[Note: don’t miss John F’s invitation to ride this coming Monday, September 15!]
John S here. Remember me? I used to post ride reports on this blog last winter. I’m back!
Where have I been, you ask? Mostly I’ve been training and racing. I haven’t wanted to post race reports here. To be honest, it’s mostly because I hardly ever have photos to go with the story, and nobody cares about anything on the internet unless it has pictures.
But, I can recap. My race season went as well as I could have hoped for. I upgraded to cat 3, which in the Northeast generally means you are good enough to race with the pros, but not good enough to beat them. The highlight of the season was winning at Crybaby Hill, which is one of the top crit races in the country. There’s a jumbotron and everything! I also had a decent finish at the NY state masters road race championships, 8th place in the medals competition. The winner was a 7-time national champion, one of those guys who’s just at a different level.
Now the road racing season is over, so I’ll be posting ride reports again. I will probably do a couple of cyclocross races just for fun, but at age 46 I don’t feel that I can maintain top racing fitness year round. Fall and winter are for taking it easy and preparing for the spring races.
The only event left on my calendar is the Gunks 10,000. My buddy Larry hosted the first version of this ride last year, and he’s doing it again. It’s a ride all around the Shawangunks, just over 100 miles with over 10,000 feet of climbing. It’s styled after a fondo: mostly a friendly group ride, but with 10 climbing segments defined on Strava. Larry crafted a really nice trophy out of a chunk of Shawangunk conglomerate, with a plasma-cut cyclist silhouette climbing up the side. The rider with the fastest combined time on all 10 climbs, which adds up to about 2 hours of climbing, gets his name added to the trophy, which lives at the Bicycle Depot in New Paltz. It’s like the Stanley Cup of the Gunks. The Gunky Chunk!
The Gunks 10,000 includes three climbs west of Ellenville that are not technically in the Gunks, though you can see the Gunks from there. Today I set out to ride those three climbs, along with Ferguson Road, a steep dirt climb to the top of the southern ridge. I didn’t plan to do the whole Gunks 10,000 route, but the ride did turn into a bit more than I anticipated…
I started from home and worked my way east, immediately crossing the very northern tip of the Gunks on Mountain Road in Rosendale. Then south toward the town of Accord, eventually ending up on Tow Path Road. This is a spectacular, long rolling winding road that follows the rocky Peterskill creek along the western rim of Clove Valley.
Just for fun I rode hard up Lawrence Hill, a steep dead-end climb that has just been paved. There would normally be a nice view of the Catskills from the top, but we’re just past the lushest part of the growing season, and the trees are top-heavy with overripe leaves.
Then up Stony Kill road, another five star country lane, and across route 44/55, which separates the northern from the southern ridge, and also marks the boundary of what I think of as my home riding area. South of 44/55 means a long ride.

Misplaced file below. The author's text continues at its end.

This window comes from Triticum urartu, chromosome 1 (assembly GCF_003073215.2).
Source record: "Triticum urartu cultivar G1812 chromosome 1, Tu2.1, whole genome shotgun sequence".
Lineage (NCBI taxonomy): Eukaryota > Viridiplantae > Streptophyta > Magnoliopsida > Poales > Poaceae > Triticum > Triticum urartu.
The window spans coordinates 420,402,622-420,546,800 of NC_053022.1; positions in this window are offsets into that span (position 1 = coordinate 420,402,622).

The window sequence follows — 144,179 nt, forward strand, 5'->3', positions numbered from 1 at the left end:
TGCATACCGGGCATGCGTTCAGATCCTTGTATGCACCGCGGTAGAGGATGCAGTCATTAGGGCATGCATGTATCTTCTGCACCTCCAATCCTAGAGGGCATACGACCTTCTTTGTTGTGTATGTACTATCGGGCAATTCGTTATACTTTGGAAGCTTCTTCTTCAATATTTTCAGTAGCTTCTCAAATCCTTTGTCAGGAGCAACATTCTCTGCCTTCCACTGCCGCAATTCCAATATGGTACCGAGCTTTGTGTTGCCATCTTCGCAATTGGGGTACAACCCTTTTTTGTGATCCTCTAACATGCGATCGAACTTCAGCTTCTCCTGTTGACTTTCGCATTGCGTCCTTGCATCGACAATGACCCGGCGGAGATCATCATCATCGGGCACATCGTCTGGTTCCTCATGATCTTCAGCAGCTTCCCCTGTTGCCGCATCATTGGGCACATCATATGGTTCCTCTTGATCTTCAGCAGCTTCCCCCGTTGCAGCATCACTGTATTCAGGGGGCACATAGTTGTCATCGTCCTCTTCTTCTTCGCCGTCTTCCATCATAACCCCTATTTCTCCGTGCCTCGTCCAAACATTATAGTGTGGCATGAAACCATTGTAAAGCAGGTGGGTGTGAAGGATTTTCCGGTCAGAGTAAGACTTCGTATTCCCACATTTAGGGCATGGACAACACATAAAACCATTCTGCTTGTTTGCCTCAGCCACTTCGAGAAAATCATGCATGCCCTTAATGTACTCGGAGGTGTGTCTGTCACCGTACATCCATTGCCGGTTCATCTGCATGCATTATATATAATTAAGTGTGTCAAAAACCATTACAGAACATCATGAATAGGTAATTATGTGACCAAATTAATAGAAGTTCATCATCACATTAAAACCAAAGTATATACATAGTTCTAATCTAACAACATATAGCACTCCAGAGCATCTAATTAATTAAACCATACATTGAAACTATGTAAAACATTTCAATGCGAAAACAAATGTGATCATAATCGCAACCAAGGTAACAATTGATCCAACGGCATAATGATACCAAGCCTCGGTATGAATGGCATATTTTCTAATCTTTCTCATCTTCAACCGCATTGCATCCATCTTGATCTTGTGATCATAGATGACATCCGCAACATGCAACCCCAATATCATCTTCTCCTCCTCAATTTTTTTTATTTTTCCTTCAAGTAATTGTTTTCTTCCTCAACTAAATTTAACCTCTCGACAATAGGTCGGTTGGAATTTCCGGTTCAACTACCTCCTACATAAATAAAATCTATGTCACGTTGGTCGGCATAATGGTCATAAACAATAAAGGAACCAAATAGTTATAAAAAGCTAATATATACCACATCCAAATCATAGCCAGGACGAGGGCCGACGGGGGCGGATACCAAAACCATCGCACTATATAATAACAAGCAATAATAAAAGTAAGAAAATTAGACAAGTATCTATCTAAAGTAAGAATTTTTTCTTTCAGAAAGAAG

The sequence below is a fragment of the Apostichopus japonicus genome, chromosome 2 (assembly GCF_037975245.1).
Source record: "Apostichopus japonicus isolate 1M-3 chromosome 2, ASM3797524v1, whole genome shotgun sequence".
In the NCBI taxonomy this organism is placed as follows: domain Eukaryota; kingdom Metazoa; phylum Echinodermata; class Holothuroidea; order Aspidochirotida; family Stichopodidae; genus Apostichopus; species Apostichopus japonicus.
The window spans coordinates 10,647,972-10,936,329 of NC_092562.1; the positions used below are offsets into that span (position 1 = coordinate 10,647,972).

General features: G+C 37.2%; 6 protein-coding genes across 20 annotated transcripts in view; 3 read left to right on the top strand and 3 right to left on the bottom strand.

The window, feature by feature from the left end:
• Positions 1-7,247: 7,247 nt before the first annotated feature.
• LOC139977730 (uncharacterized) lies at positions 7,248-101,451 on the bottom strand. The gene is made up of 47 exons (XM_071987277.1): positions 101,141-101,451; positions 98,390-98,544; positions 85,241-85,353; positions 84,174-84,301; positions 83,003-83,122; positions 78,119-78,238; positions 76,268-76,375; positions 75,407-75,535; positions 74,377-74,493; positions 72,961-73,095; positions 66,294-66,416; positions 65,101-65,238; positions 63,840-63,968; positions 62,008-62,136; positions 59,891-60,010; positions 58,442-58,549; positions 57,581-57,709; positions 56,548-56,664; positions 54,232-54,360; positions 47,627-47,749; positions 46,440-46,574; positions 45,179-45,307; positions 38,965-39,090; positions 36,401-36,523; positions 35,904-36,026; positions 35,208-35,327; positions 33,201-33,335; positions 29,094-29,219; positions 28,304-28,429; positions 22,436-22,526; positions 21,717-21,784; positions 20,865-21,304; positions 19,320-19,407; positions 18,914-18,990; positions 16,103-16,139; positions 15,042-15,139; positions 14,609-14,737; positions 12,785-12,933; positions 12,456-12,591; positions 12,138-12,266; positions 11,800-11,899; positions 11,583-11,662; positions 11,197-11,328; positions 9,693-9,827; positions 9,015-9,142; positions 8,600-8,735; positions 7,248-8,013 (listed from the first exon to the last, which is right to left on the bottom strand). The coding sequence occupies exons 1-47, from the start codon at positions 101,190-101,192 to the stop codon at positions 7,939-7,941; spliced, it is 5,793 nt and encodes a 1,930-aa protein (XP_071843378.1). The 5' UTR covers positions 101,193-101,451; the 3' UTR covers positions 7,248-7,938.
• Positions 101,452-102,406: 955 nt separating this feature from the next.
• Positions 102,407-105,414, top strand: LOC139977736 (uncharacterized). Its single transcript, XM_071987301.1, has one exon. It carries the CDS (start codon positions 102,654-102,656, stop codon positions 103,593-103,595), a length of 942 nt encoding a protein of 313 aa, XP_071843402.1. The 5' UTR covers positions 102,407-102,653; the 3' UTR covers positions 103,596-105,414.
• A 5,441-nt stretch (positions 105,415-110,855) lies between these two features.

South of 44/55 also means entering the town of Wawarsing, which is a significantly different demographic from the towns along the northern ridge. It’s a noticeably poorer area, and road conditions are frequently atrocious. I like a bit of pavé as much as the next guy, but historically you can count yourself lucky if you can navigate Foordemoore and Berme Roads into Ellenville with all of your fillings in place. Foordemoore Road, though, has just been PAVED OMG WTF LOL. It’s a long, gradual descent, and I was laughing out loud rocketing down the creamy new blacktop. The elation ended at Berme Road, though; it’s been patched a bit, but still a tooth-rattler.
Berme Road leads past a couple of prisons, a major industry in this part of Ulster County, and into the down-at-the-heels town of Ellenville. I know a number of interesting people who live in Ellenville, and I’m sure it has its hidden treasures, but to an outsider it mostly looks like a bunch of boarded up storefronts punctuated by billboards pleading for support for a big casino project, stuffed into a very pretty area between the highest part of the Shawangunk ridge, and a steep highland that forms a pedestal for the southern Catskills.
Once through Ellenville, finally I had reached the three climbs I came for, all leading up the escarpment of the highland, across a narrow valley from the ridge. Wintish Road was the first climb, over a mile and very steep, with sections well over 15% grade. At the top was a rewarding view back toward the ridge.
After doing another parallel climb back to the same viewpoint, I entered terra incognita; I’ve never ridden further south along this side of the ridge. (On the other side, I’ve ridden all the way down to New Jersey.)
The next 10 miles, miles 29-39 on my ride, were absolutely top-notch, brilliant single lane forested roads, descending and then following a rocky stream for a while and overall very enjoyable riding. I love riding new roads.
Then came the Budd Road climb, a 2+ mile stairstepper that turns to dirt and gets steep enough that it’s hard to stand without breaking the rear wheel loose. I made a decent effort on this climb, and the previous two. Not race pace, but aiming for a threshold effort, just on the happy side of where you start to feel like the fuse is burning.